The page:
Whenever we are confronted with the unfortunate situation of a pastor serving a congregation of the Lutheran Church - Missouri Synod resigning his office and leaving Lutheranism for another communion (as has happened recently with a well-known Lutheran pastor named Daniel Woodring who converted to Roman Catholicism) - the claws come out and ugly accusations fly. Usually, such men are accused of "surrendering the Gospel" - which is a way of claiming that the one holy catholic and apostolic church is to be found only in one communion or church body, a bureaucratic definition of the church which is at odds with the definition found in our own confessional writings (e.g. AC 7 & 8).
Of course, these decisions are typically gut-wrenching not only for the former pastor and his family, but for his former parish, and for his friends left behind, and his erstwhile colleagues in the ministry who often feel betrayed, hurt, and angry. However, some of the responses border on frothing at the mouth. Too often, our discourse in the Missouri Synod is governed by emotion and rage instead of theology and charity.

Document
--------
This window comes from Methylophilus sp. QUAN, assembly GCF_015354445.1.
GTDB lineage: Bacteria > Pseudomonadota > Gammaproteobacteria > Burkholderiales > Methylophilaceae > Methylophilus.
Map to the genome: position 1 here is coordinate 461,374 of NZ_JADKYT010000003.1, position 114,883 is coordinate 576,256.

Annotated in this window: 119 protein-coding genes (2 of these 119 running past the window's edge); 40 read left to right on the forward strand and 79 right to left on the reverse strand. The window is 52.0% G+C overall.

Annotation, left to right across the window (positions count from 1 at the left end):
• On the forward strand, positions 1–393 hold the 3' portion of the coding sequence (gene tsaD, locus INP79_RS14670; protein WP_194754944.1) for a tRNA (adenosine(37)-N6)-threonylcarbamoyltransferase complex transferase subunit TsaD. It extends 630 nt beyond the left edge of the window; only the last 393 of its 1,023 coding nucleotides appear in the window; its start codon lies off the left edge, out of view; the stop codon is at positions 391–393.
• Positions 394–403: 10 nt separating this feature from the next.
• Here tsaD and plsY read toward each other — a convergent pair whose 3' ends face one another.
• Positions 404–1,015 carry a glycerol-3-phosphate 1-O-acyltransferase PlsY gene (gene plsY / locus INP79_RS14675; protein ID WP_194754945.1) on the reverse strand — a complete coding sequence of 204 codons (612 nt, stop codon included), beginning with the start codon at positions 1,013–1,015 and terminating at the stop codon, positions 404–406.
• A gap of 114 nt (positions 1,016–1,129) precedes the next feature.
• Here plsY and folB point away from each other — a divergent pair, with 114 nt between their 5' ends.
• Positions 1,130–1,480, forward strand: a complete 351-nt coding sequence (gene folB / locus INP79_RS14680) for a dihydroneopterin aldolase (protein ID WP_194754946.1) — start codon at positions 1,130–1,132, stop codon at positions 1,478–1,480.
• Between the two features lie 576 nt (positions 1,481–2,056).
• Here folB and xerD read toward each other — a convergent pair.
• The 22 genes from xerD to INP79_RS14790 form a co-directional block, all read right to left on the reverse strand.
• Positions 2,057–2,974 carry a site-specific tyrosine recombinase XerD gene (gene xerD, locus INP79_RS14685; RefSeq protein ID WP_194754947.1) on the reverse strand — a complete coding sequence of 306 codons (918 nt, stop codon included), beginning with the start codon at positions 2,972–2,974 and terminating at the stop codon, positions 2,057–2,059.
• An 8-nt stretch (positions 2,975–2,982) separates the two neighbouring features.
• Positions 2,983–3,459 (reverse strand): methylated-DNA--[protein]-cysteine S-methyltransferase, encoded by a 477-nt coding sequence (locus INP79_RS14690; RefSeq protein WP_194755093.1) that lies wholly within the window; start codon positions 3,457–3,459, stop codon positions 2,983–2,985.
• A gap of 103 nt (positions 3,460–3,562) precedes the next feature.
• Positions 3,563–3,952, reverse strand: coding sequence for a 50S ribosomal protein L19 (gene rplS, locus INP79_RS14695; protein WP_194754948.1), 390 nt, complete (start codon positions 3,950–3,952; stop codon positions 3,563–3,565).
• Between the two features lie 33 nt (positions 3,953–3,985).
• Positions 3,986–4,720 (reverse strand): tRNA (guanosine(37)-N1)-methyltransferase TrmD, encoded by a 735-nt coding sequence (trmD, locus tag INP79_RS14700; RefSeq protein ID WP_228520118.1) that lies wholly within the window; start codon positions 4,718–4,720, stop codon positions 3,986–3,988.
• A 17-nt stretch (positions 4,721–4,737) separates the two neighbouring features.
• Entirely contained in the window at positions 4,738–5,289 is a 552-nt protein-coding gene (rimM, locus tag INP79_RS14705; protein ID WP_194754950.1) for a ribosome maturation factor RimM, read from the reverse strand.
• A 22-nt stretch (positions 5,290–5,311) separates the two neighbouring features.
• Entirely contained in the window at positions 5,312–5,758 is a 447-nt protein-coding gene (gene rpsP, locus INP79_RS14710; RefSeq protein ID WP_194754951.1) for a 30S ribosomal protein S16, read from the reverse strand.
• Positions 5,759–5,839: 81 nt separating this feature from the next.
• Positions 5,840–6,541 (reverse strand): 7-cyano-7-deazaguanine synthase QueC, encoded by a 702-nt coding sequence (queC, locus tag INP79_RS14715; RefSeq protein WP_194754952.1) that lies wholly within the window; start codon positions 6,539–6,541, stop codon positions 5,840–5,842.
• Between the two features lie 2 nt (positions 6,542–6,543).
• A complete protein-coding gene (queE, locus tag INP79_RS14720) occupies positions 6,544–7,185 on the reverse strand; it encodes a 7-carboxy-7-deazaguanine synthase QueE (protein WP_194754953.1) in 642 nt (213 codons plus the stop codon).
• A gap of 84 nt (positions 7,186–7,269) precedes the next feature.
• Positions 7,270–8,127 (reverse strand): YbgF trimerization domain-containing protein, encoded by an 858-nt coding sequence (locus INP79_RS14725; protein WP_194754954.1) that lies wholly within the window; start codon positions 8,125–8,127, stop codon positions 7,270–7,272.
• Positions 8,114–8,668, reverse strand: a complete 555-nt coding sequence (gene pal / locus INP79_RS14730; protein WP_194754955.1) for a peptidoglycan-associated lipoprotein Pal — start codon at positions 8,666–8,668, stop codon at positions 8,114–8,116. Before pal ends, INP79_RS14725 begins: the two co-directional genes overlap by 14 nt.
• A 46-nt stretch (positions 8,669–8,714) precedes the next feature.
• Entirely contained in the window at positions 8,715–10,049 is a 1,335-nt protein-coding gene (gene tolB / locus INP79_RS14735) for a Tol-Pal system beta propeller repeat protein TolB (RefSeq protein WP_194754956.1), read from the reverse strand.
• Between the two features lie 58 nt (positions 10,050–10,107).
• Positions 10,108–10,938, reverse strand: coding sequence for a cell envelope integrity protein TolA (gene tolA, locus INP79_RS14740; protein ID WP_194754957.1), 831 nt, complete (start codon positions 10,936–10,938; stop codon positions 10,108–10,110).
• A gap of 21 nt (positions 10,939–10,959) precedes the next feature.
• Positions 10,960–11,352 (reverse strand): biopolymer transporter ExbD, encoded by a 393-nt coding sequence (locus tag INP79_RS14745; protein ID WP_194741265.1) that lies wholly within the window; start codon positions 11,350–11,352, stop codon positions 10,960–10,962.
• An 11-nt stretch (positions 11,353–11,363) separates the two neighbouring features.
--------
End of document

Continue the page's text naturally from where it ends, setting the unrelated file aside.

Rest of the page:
One tactic used to try to throw gasoline on the fire is to accuse the newly-defected former pastors of "breaking their ordination vows." At holy ordination, the candidate takes vows at the altar just before hands are laid on him. A Lutheran candidate promises that his teaching will be governed by the canonical books of the Old and New Testaments, since they are the Word of God. He also vows that his teaching will be normed by the various confessional writings that make up the 1580 Book of Concord, and in the Missouri Synod, he does so "because" these are a correct exposition of the Word of God. He also pledges to adorn his ministry with a holy life, and never to reveal sins confessed to him.
Now, if a man leaves his post as a Lutheran minister to become either a layman or clergyman of another communion (where, obviously, the Book of Concord is not normative), is he violating his ordination vows?
When his resignation is accepted by his bishop or district president, he is being released from those vows. At that point, he has been freed from that obligation, just as a man who works for Walmart or MicroSoft, if he quits his job, is no longer under obligation to take orders from the managers and to abide by company policy.
I had a parallel situation serving as a notary public, and later as a corrections officer in the State of Ohio. I had to swear certain oaths that specifically mentioned the Constitution of the United States and the Constitution of the State of Ohio (I don't remember the exact wording). Of course, I am no longer a citizen of Ohio. Because of that (and the fact that I no longer hold either of those offices), I am no longer bound by any oaths to the Ohio Constitution.